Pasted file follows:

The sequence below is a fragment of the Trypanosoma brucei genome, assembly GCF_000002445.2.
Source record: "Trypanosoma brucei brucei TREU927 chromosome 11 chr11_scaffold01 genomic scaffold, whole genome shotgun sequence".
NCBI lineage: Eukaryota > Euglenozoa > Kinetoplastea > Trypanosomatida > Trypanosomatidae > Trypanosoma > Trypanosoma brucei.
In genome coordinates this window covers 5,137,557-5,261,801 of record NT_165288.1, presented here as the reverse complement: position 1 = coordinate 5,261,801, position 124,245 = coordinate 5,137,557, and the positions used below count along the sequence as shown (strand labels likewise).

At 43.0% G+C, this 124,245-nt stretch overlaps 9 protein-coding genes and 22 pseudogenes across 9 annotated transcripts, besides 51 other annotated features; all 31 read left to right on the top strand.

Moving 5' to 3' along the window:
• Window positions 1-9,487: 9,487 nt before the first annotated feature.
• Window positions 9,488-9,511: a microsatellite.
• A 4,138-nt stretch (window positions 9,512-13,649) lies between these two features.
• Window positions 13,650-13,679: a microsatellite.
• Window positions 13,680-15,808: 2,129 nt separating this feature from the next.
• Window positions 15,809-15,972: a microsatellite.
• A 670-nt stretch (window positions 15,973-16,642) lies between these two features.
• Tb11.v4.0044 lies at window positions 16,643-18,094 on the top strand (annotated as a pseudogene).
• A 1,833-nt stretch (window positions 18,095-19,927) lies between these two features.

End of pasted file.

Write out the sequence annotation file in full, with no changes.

The sequence below is a fragment of the Trypanosoma brucei genome, assembly GCF_000002445.2.
Source record: "Trypanosoma brucei brucei TREU927 chromosome 11 chr11_scaffold01 genomic scaffold, whole genome shotgun sequence".
NCBI lineage: Eukaryota > Euglenozoa > Kinetoplastea > Trypanosomatida > Trypanosomatidae > Trypanosoma > Trypanosoma brucei.
In genome coordinates this window covers 5,137,557-5,261,801 of record NT_165288.1, presented here as the reverse complement: position 1 = coordinate 5,261,801, position 124,245 = coordinate 5,137,557, and the positions used below count along the sequence as shown (strand labels likewise).

At 43.0% G+C, this 124,245-nt stretch overlaps 9 protein-coding genes and 22 pseudogenes across 9 annotated transcripts, besides 51 other annotated features; all 31 read left to right on the top strand.

Moving 5' to 3' along the window:
• Window positions 1-9,487: 9,487 nt before the first annotated feature.
• Window positions 9,488-9,511: a microsatellite.
• A 4,138-nt stretch (window positions 9,512-13,649) lies between these two features.
• Window positions 13,650-13,679: a microsatellite.
• Window positions 13,680-15,808: 2,129 nt separating this feature from the next.
• Window positions 15,809-15,972: a microsatellite.
• A 670-nt stretch (window positions 15,973-16,642) lies between these two features.
• Tb11.v4.0044 lies at window positions 16,643-18,094 on the top strand (annotated as a pseudogene).
• A 1,833-nt stretch (window positions 18,095-19,927) lies between these two features.